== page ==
While the AF systems are essentially unchanged between the A9 and A9 II, the algorithms and processing have been refined in the newer model. It allows enhanced real-time tracking performance, especially for erratic or unpredictable subjects.

In-Body Image Stabilization

sony a9 ii

There are five axes of sensor-shift image stabilization employed in both cameras, which can provide up to five stops of compensation. It allows you to take handheld photos at slower shutter speeds without losing sharpness.

When using stabilized lenses, the in-body and optical stabilization systems work together for even better results. I was able to get tack-sharp images handheld with the A9 II at 1/15s shutter speed with a 24-70mm f/2.8 lens.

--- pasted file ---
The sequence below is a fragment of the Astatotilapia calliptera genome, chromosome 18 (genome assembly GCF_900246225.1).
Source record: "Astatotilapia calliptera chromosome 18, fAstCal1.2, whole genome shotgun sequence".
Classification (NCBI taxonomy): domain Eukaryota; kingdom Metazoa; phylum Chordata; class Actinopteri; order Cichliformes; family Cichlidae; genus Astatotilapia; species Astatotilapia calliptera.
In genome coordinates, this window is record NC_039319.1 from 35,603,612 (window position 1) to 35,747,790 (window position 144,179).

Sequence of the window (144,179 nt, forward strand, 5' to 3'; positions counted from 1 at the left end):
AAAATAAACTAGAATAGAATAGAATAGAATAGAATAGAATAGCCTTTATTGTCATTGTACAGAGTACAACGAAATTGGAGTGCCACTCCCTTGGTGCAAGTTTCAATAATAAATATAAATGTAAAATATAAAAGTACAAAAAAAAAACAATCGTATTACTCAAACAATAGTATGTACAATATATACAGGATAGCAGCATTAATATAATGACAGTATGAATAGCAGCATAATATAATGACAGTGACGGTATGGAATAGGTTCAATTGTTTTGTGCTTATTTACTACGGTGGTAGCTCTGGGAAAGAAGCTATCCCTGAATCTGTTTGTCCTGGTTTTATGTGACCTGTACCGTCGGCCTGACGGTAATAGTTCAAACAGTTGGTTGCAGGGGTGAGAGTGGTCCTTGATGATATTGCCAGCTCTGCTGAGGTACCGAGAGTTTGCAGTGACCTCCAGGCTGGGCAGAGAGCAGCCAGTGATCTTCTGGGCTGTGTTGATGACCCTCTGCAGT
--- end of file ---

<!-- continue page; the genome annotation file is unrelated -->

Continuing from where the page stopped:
Video Capabilities

sony a9

These cameras are suitable for professional videographers because they offer 4K video recording at full frame at 120 frames per second, without any pixel binning. This results in very detailed, sharp 4K footage taken straight off the sensor.

Slow-motion HD video is also possible at up to 120 fps. The phase detection AF also works seamlessly for video recording, with reliable subject tracking. Overall the video features are very well-implemented, including S-Log profiles for maximum dynamic range and customizable zebra patterns for exposure monitoring.

Networking and Connectivity

sony a9 ii

The Sony A9 ushered in high-speed wired LAN connectivity to a mirrorless camera for the first time. With the optional RMT-P1BT wireless remote, you can transfer JPEGs to an FTP server for ultra-fast image delivery.